The first day of spring is just a couple of days away. The NAR and the CAR and the rest of the *AR's will be expecting the arrival of the "spring bounce". Unfortunately the only bounce is likely to be in the number of foreclosures. I've posted a few charts showing the reset schedules. Normally you could look at the peak months and estimate the peak foreclosures to be 6 months to a year after that. Today however a growing number of these loans are going into default long before the resets. If you look at the foreclosure listings on the market you will see that many of these homes sold in Late 2006. Those loans have already gone bad long before the scheduled resets. I'm not sure if there is any way to accurately estimate (that's an oxymoron for sure) when the foreclosures will peak, level off or even decline. If I were gonna bet a green beer on it, I'd bet it won't be for a while. My guess is that it won't start tapering off until mid or late 09.
Now, if you don't want to rely on my estimates (and I don't recommend you do), then you might want to listen to what What started in subprime is likely to continue cascading into the markets and keep the economy down until 2010, economist Paul Krugman forecasts. In places like Miami or Los Angeles, you could be looking at 40% or 50% declines (in prices)."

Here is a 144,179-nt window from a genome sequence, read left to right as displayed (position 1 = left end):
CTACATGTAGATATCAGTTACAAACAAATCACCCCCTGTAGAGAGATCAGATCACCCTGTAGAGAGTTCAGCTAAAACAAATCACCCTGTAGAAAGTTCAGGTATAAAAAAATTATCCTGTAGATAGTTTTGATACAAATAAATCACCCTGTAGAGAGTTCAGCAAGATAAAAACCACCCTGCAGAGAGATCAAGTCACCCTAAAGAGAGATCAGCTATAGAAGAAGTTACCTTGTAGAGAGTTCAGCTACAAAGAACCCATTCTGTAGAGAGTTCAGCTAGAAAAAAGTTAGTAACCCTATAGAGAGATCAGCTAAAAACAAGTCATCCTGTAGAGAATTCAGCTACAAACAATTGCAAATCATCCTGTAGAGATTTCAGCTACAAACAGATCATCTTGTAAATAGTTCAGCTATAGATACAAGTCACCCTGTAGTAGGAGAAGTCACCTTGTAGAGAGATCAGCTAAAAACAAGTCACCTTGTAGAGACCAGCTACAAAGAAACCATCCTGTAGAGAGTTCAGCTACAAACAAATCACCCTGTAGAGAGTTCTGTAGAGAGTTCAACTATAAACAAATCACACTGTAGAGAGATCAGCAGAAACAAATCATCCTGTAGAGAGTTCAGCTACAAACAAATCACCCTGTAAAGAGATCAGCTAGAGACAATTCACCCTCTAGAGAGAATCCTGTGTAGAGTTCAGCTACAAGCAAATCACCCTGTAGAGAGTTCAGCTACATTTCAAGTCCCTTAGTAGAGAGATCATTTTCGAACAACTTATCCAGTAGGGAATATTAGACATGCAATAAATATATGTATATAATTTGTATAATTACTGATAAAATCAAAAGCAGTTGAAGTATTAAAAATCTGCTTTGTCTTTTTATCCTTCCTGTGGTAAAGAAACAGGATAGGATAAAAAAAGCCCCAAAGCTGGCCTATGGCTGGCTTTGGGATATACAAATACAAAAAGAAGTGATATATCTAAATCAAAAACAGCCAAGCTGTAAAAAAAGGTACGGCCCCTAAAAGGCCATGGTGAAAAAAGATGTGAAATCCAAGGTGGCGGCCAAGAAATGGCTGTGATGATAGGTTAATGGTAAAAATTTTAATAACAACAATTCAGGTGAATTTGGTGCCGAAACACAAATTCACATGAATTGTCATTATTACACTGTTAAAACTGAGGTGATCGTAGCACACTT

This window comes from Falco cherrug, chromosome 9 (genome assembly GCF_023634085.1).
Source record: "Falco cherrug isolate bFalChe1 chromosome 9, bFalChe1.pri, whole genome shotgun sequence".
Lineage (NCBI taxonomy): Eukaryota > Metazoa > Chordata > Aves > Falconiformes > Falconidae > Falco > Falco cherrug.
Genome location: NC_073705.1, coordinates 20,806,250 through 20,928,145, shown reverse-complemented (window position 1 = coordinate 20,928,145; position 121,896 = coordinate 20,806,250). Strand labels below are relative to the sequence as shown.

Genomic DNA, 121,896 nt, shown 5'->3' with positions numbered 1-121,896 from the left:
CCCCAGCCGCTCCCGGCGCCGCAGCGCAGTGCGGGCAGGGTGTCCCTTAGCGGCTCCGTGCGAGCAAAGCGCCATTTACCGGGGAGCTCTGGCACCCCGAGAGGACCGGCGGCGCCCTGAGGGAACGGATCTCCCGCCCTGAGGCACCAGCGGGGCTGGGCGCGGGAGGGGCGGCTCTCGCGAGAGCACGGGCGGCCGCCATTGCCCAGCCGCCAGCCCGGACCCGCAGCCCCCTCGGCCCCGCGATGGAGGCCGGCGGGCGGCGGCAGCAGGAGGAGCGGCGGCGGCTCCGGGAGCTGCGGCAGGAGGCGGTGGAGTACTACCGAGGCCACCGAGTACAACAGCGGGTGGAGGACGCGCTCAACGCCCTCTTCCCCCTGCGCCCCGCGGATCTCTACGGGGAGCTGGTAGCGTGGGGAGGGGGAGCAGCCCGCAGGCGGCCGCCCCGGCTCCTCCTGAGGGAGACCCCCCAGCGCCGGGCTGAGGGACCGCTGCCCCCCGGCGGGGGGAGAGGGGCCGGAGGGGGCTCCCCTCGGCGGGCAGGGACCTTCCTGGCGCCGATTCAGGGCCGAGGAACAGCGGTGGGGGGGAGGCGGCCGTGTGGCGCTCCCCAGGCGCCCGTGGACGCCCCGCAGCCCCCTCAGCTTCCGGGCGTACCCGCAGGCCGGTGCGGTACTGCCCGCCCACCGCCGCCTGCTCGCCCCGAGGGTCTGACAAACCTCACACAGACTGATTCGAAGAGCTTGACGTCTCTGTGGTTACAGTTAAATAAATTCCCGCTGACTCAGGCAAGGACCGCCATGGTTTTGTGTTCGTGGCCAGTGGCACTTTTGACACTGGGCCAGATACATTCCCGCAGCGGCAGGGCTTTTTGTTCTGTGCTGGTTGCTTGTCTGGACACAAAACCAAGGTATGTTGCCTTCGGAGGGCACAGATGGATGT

If you are bored take a look at the Credit Suisse report from March of last year. I warn you it's a long and boring read but it does have a load of information on the mortgages originated over the last few years.
Here's a few gems from the report,
More than 60% of homes purchased in 2006 had piggyback loans attached to them in hotbeds such as Los Angeles, the Inland Empire, Las Vegas, and Sacramento. More than half of all home purchases last year had CLTVs of 95% or higher in markets such as the Inland Empire, Las Vegas, Fresno, Detroit and Fort Myers (just to name a few!).
While the share of low/no documentation loans appears to be the highest in former investor hotbeds such as California, Las Vegas and Florida, there is not much of a drop-off in other parts of the country. Based on a survey of our private homebuilders, the percentage of buyers providing limited-to-no documentation was greatest in Arizona (71% of total), California (69%), Nevada (52%) and Florida (47%), while the average for all markets in 2006 was 46%.
Low/no documentation loans increased from just 18% of total purchase originations in 2001 to 49% in 2006 according to Loan Performance. Based on a survey of our private homebuilders, the percentage of buyers providing limited-to-no documentation was similar on the new construction side of the business to the overall market, at 46% in 2006. While many believe that buyers choose to provide limited or no documentation for convenience rather than necessity, a study by the Mortgage Asset Research Institute sampling 100 stated income (low/no documentation) loans found that 60% of borrowers had “exaggerated” their income by more than 50%.An estimated 23% of total purchase originations in 2006 were interest only or negative amortization mortgages. Similarly, according to our private builder survey, interest only and option ARMs represented 24% of new home sales in 2006.